> generally speaking, it -seems- that short(ish) term, as needed use is not that big of a deal...except for the massive relief it can offer, of course. other than that...
>
> gabapentin, lyrica wouldn't be my 1st choices, but they do seem to help a lot of people. Lyrica has a reputation in some circles for the same sort of discontinuation problem, after steady usage at "therapeutic doses" that one sees with benzodiazepines. lame. gabapentin...I think is less potent, so it stands to reason there should be less of a problem with tapers and such (?). i take gabapentin, and stopping and starting has never been a problem for me, personally.
>
>
> low dose neuroleptics/antipsychotics have been used to soothe some people with some problems with antidepressant start up...with some success. LOL. I'd ask for something else, first, but...some of the newer neuroleptics can also help with response to antidepressants (I've read a number of studies showing faster response when low dose Abilify is added, for instance...but not improvement in overall remission), so its not like back in the day, when "antipsychotic" meant rough, chemical cosh pills.
>
> it dawned on me that buspar (buspirone) might, maybe, possibly help...but again, its also sometimes used to improve response to antidepressants, and it tends to be a long term treatment, not a quick fix. with full dose antidepressants on board, I think there's also a somewhat increased risk of serotonin syndrome to contend with (I could be wrong, obviously).
>
> hope this helps.

 

Re: Why Is Getting On a Med So Hard?

Posted by Hoopa1013 on October 6, 2019, at 17:49:08

In reply to Re: Why Is Getting On a Med So Hard?, posted by Lamdage22 on October 4, 2019, at 12:50:43

thanks i am being super careful with it. have only taken one so far. i did get my psych appt moved up to this week though, using them as a bridge for a few days to that.

 

Re: Why Is Getting On a Med So Hard?

Posted by Lamdage22 on October 9, 2019, at 6:12:29

In reply to Re: Why Is Getting On a Med So Hard?, posted by Lamdage22 on October 4, 2019, at 12:50:43

Trouble starts when you have an urge to take more than prescribed.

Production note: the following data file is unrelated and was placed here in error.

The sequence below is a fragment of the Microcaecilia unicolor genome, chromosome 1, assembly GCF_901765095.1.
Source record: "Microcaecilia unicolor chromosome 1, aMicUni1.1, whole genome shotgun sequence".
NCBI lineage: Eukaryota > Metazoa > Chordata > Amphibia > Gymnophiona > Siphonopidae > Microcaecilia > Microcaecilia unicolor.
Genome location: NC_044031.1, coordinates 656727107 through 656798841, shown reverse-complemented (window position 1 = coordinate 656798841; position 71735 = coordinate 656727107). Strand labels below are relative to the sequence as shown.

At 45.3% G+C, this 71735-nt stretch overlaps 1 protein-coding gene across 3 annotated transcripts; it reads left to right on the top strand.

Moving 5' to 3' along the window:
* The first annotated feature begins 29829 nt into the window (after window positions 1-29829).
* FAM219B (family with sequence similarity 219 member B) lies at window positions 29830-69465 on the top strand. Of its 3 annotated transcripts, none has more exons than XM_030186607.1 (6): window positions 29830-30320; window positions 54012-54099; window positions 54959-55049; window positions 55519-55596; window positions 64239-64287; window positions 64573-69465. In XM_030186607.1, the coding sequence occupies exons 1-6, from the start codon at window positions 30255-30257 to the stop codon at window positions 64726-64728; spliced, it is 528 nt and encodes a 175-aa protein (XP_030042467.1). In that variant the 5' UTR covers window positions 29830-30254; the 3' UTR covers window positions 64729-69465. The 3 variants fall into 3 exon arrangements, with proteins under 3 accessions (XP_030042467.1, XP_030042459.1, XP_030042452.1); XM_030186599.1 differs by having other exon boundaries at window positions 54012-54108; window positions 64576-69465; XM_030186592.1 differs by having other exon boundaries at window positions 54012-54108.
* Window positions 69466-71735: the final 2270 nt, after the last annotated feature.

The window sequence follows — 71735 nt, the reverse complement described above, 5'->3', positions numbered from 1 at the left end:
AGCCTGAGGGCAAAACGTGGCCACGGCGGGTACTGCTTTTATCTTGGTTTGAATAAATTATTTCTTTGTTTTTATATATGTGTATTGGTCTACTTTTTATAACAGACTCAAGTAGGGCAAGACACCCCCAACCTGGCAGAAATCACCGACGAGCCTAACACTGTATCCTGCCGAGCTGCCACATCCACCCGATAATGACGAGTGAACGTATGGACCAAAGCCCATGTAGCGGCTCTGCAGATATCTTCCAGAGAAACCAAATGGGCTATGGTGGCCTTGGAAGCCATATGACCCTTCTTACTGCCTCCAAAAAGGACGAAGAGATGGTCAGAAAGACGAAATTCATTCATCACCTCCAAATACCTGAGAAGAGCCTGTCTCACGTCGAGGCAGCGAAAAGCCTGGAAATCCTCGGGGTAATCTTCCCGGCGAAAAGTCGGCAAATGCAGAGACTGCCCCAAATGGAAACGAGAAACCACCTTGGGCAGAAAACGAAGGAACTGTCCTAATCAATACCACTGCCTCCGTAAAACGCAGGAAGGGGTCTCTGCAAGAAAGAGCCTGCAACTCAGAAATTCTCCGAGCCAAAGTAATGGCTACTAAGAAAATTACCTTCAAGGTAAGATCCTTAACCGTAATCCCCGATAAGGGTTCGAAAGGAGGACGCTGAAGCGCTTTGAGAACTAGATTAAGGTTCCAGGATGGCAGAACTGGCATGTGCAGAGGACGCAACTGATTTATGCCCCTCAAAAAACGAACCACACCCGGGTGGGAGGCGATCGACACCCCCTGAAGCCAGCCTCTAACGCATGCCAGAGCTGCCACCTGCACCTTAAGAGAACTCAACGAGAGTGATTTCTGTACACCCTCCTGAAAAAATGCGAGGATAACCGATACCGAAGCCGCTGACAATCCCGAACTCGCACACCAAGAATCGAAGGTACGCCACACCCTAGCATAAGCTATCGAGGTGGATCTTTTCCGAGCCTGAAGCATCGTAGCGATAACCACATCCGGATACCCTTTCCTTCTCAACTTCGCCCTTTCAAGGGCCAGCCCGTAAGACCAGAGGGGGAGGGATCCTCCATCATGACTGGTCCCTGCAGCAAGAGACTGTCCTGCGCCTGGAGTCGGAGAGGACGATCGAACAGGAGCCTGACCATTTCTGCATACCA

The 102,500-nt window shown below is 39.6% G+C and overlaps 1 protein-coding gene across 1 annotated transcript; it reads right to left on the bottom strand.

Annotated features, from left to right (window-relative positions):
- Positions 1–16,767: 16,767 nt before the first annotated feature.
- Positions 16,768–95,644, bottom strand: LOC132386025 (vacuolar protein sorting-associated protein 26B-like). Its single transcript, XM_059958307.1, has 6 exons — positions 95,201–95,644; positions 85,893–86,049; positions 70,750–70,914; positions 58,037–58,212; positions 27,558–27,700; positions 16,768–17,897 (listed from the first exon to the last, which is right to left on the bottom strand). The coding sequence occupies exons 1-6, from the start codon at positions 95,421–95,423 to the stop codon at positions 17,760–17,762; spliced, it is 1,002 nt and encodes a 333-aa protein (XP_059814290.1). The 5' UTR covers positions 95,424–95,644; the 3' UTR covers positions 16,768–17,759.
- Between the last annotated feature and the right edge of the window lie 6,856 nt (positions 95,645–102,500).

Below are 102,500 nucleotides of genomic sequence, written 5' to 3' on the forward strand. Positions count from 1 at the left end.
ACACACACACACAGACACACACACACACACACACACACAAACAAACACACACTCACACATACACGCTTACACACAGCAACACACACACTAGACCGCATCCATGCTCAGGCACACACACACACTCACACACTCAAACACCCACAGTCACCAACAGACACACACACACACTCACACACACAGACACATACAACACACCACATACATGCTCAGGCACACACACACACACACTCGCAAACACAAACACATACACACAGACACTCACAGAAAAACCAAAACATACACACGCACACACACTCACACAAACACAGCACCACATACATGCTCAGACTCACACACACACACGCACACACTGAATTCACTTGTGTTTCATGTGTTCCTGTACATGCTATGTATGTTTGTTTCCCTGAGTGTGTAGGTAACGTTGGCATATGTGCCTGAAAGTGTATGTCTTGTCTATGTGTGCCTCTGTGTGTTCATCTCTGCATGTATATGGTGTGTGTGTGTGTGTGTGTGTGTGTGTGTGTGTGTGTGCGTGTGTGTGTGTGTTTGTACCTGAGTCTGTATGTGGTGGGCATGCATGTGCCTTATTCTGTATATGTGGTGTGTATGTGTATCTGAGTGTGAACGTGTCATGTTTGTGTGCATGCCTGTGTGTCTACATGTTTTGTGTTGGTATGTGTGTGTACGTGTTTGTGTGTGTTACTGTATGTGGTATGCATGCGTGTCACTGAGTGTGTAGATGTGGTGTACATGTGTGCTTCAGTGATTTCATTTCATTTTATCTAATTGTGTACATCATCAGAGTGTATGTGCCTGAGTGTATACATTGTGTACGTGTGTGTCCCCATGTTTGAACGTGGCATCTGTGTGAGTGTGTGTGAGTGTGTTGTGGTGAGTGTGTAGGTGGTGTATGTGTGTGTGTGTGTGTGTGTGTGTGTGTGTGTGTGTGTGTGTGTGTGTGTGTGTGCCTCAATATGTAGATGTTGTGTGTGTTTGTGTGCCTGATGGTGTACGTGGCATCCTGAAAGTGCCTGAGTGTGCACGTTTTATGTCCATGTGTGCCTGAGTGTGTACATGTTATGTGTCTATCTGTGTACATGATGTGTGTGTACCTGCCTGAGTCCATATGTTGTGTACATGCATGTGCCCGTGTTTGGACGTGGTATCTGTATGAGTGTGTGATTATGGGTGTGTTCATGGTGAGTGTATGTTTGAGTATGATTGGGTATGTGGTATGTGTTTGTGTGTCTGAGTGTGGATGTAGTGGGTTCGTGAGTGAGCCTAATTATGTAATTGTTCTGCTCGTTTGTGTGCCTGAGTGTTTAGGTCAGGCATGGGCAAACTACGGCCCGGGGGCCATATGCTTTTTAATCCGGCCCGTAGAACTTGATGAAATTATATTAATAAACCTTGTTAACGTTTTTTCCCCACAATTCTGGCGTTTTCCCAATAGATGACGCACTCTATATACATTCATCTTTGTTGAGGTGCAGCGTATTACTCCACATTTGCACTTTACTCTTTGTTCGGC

Re: Why Is Getting On a Med So Hard?

Posted by Hoopa1013 on October 9, 2019, at 9:13:42

In reply to Re: Why Is Getting On a Med So Hard?, posted by Lamdage22 on October 9, 2019, at 6:12:29

i went to the psych yesterday and he raised my effexor to 150 mg and gave me .5mg of klonopin to take twice a day with the effexor. right now no real urge to take the klonopin it just makes me kind of sleepy, we'll see i hear it may take time to build up and it acts slowly..i trust my psych alot he stays in close communication with me

 

Re: Why Is Getting On a Med So Hard?

Posted by bleauberry on October 18, 2019, at 15:39:59

In reply to Why Is Getting On a Med So Hard?, posted by Hoopa1013 on September 30, 2019, at 8:54:31

Some people just jump into a new med with no problem. For others it is extremely challenging.

If it's a real problem, then something isn't right. My journey suggests that being sensitive to psych meds is a sign of one of 2 things: 1.It's not a so-called chemical imbalance, and the med itself is causing a chemical imbalance that is unnatural and problematic for your situation, rather than correcting an imbalance. 2.Lyme, stealth, misdiagnosed, or totally missed.

What is Effexor going to do? Well, it will cause a backlog of serotonin to build up in the area of the receptors, a buildup which is not natural, which causes overflow to be mopped up by other receptors not meant for serotonin - for example the dopamine and norepinephrine receptors will get some of the excess. Feedback loops will sense genetically that there is too much serotonin all of sudden, and will send instructions to stop manufacturing more, to stop firing more, to slow down. The brain will actually see a reduction in receptors, a destruction actually, as the genetic response to excess serotonin from the med.

Somewhere in all of that adjusting is where the med is supposed to "kick in". When it's kicked in, if it ever does kick in, is when all that changing and adjusting has happened, and the dust has settled. Whether that leaves your feeling better or not is a totally different story.

Effexor happens to be harder than most to get on, and definitely way harsher than most to get off of it. You think it's hard getting on it. That's the easier part.

So I don't know anything about your case or why Effexor was chosen. I just think a difficult start is not a good sign. Not a good prognosis. It doesn't mean it can't end well. But the odds are low. There are even clinical studies that suggest what I just said is true. That a rapid response and an easy time getting on a med is predictive of a good outcome later down the road, and that a slow response or a difficult start are predictive of a worse outcome.

I think Prozac is a better choice, combined with either Ritalin, Adderall, or Savella, to get a similar chemical coverage of Effexor, except with way better mechanisms and way better control of the various parts. With Effexor you have no control of serotonin versus norepinephrine versus dopamine.